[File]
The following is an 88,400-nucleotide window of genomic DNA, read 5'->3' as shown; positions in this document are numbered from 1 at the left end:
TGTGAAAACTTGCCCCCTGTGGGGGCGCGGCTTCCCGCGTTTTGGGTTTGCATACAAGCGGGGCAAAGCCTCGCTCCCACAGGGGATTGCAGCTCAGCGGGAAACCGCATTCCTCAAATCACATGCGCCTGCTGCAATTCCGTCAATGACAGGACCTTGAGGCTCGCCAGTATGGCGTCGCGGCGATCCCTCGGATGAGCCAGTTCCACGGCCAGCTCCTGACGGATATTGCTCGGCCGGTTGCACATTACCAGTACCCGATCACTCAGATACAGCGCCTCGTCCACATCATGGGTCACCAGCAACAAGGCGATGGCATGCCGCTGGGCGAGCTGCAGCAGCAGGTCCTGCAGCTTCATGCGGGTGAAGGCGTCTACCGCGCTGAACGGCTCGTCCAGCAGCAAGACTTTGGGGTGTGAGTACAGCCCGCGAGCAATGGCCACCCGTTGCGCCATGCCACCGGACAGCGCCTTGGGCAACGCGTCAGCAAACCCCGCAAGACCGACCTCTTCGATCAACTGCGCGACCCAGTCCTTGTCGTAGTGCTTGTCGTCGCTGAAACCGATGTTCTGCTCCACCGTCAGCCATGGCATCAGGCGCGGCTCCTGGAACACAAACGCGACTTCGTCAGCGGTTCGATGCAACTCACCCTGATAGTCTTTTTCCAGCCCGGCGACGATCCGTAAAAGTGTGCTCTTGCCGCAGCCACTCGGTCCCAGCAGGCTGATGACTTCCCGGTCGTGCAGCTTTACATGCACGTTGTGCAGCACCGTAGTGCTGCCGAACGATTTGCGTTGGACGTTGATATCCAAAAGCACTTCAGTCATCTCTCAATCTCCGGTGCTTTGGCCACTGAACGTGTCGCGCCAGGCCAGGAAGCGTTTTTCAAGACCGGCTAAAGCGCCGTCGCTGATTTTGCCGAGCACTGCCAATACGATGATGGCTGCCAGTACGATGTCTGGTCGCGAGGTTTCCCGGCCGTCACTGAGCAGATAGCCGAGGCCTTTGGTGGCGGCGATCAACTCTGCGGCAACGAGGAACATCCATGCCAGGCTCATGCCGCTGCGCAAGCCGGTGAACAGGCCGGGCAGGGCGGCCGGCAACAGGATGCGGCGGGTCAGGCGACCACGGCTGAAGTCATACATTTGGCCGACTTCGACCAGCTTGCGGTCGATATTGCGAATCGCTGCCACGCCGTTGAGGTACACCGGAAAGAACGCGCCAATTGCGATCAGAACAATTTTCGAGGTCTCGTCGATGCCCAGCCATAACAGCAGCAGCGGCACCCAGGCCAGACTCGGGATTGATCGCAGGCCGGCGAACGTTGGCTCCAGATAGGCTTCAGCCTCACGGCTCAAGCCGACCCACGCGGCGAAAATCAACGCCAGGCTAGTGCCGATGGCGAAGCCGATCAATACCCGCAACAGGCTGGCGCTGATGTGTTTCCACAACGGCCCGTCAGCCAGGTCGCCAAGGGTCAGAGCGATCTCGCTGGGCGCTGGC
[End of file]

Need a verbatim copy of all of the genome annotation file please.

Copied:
The following is an 88,400-nucleotide window of genomic DNA, read 5'->3' as shown; positions in this document are numbered from 1 at the left end:
TGTGAAAACTTGCCCCCTGTGGGGGCGCGGCTTCCCGCGTTTTGGGTTTGCATACAAGCGGGGCAAAGCCTCGCTCCCACAGGGGATTGCAGCTCAGCGGGAAACCGCATTCCTCAAATCACATGCGCCTGCTGCAATTCCGTCAATGACAGGACCTTGAGGCTCGCCAGTATGGCGTCGCGGCGATCCCTCGGATGAGCCAGTTCCACGGCCAGCTCCTGACGGATATTGCTCGGCCGGTTGCACATTACCAGTACCCGATCACTCAGATACAGCGCCTCGTCCACATCATGGGTCACCAGCAACAAGGCGATGGCATGCCGCTGGGCGAGCTGCAGCAGCAGGTCCTGCAGCTTCATGCGGGTGAAGGCGTCTACCGCGCTGAACGGCTCGTCCAGCAGCAAGACTTTGGGGTGTGAGTACAGCCCGCGAGCAATGGCCACCCGTTGCGCCATGCCACCGGACAGCGCCTTGGGCAACGCGTCAGCAAACCCCGCAAGACCGACCTCTTCGATCAACTGCGCGACCCAGTCCTTGTCGTAGTGCTTGTCGTCGCTGAAACCGATGTTCTGCTCCACCGTCAGCCATGGCATCAGGCGCGGCTCCTGGAACACAAACGCGACTTCGTCAGCGGTTCGATGCAACTCACCCTGATAGTCTTTTTCCAGCCCGGCGACGATCCGTAAAAGTGTGCTCTTGCCGCAGCCACTCGGTCCCAGCAGGCTGATGACTTCCCGGTCGTGCAGCTTTACATGCACGTTGTGCAGCACCGTAGTGCTGCCGAACGATTTGCGTTGGACGTTGATATCCAAAAGCACTTCAGTCATCTCTCAATCTCCGGTGCTTTGGCCACTGAACGTGTCGCGCCAGGCCAGGAAGCGTTTTTCAAGACCGGCTAAAGCGCCGTCGCTGATTTTGCCGAGCACTGCCAATACGATGATGGCTGCCAGTACGATGTCTGGTCGCGAGGTTTCCCGGCCGTCACTGAGCAGATAGCCGAGGCCTTTGGTGGCGGCGATCAACTCTGCGGCAACGAGGAACATCCATGCCAGGCTCATGCCGCTGCGCAAGCCGGTGAACAGGCCGGGCAGGGCGGCCGGCAACAGGATGCGGCGGGTCAGGCGACCACGGCTGAAGTCATACATTTGGCCGACTTCGACCAGCTTGCGGTCGATATTGCGAATCGCTGCCACGCCGTTGAGGTACACCGGAAAGAACGCGCCAATTGCGATCAGAACAATTTTCGAGGTCTCGTCGATGCCCAGCCATAACAGCAGCAGCGGCACCCAGGCCAGACTCGGGATTGATCGCAGGCCGGCGAACGTTGGCTCCAGATAGGCTTCAGCCTCACGGCTCAAGCCGACCCACGCGGCGAAAATCAACGCCAGGCTAGTGCCGATGGCGAAGCCGATCAATACCCGCAACAGGCTGGCGCTGATGTGTTTCCACAACGGCCCGTCAGCCAGGTCGCCAAGGGTCAGAGCGATCTCGCTGGGCGCTGGC